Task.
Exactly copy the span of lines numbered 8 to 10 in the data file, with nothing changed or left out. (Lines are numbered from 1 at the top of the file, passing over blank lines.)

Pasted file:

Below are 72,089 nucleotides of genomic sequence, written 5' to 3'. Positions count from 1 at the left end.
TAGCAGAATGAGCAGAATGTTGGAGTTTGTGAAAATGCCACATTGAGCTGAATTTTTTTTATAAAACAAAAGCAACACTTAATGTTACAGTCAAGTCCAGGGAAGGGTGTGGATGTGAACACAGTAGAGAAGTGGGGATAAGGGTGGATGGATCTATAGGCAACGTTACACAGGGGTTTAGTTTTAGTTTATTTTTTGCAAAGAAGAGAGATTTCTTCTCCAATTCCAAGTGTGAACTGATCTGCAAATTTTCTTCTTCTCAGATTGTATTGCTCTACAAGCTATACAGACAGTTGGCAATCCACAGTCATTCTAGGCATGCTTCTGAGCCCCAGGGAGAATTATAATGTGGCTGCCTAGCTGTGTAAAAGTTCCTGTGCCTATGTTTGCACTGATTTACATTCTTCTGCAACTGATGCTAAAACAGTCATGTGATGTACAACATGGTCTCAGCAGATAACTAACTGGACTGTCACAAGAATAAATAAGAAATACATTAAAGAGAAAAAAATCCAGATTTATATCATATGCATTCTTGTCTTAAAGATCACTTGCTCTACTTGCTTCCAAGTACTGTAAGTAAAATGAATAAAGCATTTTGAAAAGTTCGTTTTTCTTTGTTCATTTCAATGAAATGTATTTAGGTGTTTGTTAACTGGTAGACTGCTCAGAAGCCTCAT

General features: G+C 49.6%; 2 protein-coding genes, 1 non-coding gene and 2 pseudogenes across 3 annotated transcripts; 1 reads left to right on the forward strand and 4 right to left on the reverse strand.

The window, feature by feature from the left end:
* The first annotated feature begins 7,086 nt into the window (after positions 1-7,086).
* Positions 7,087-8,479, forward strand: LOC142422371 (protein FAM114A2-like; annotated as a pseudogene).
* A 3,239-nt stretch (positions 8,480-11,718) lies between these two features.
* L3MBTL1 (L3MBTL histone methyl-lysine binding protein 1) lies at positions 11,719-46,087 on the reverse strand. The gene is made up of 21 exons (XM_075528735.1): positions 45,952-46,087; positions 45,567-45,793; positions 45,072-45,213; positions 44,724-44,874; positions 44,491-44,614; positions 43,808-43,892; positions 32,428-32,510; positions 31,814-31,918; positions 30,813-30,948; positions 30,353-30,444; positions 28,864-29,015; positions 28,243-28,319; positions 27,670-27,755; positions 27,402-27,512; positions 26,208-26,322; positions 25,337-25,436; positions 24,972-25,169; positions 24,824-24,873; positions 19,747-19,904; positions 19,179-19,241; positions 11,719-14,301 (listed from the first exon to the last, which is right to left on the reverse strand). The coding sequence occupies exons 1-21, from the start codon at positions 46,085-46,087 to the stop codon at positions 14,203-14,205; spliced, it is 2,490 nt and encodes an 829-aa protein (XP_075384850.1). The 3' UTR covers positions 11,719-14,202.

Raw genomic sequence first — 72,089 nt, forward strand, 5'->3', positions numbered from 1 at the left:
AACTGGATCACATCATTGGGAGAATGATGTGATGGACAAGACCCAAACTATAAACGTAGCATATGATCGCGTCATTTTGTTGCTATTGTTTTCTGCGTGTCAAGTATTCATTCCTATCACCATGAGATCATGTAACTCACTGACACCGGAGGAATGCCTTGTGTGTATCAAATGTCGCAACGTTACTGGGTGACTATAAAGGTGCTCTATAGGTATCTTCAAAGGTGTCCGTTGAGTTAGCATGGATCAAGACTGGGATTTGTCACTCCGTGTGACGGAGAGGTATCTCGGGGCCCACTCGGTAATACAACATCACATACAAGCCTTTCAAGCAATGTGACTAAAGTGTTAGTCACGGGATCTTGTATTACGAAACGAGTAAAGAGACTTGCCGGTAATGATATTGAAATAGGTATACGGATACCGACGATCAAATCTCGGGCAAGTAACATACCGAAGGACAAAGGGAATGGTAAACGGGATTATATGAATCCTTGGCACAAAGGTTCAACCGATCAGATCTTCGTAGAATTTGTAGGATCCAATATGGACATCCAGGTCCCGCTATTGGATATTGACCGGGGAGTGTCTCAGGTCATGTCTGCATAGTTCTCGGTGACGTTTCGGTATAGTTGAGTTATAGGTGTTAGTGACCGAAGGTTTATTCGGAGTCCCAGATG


* L3MBTL1 (L3MBTL histone methyl-lysine binding protein 1) lies at positions 11,719-46,087 on the reverse strand. The gene is made up of 21 exons (XM_075528735.1): positions 45,952-46,087; positions 45,567-45,793; positions 45,072-45,213; positions 44,724-44,874; positions 44,491-44,614; positions 43,808-43,892; positions 32,428-32,510; positions 31,814-31,918; positions 30,813-30,948; positions 30,353-30,444; positions 28,864-29,015; positions 28,243-28,319; positions 27,670-27,755; positions 27,402-27,512; positions 26,208-26,322; positions 25,337-25,436; positions 24,972-25,169; positions 24,824-24,873; positions 19,747-19,904; positions 19,179-19,241; positions 11,719-14,301 (listed from the first exon to the last, which is right to left on the reverse strand). The coding sequence occupies exons 1-21, from the start codon at positions 46,085-46,087 to the stop codon at positions 14,203-14,205; spliced, it is 2,490 nt and encodes an 829-aa protein (XP_075384850.1). The 3' UTR covers positions 11,719-14,202.

Raw genomic sequence first — 72,089 nt, forward strand, 5'->3', positions numbered from 1 at the left:
AACTGGATCACATCATTGGGAGAATGATGTGATGGACAAGACCCAAACTATAAACGTAGCATATGATCGCGTCATTTTGTTGCTATTGTTTTCTGCGTGTCAAGTATTCATTCCTATCACCATGAGATCATGTAACTCACTGACACCGGAGGAATGCCTTGTGTGTATCAAATGTCGCAACGTTACTGGGTGACTATAAAGGTGCTCTATAGGTATCTTCAAAGGTGTCCGTTGAGTTAGCATGGATCAAGACTGGGATTTGTCACTCCGTGTGACGGAGAGGTATCTCGGGGCCCACTCGGTAATACAACATCACATACAAGCCTTTCAAGCAATGTGACTAAAGTGTTAGTCACGGGATCTTGTATTACGAAACGAGTAAAGAGACTTGCCGGTAATGATATTGAAATAGGTATACGGATACCGACGATCAAATCTCGGGCAAGTAACATACCGAAGGACAAAGGGAATGGTAAACGGGATTATATGAATCCTTGGCACAAAGGTTCAACCGATCAGATCTTCGTAGAATTTGTAGGATCCAATATGGACATCCAGGTCCCGCTATTGGATATTGACCGGGGAGTGTCTCAGGTCATGTCTGCATAGTTCTCGGTGACGTTTCGGTATAGTTGAGTTATAGGTGTTAGTGACCGAAGGTTTATTCGGAGTCCCAGATG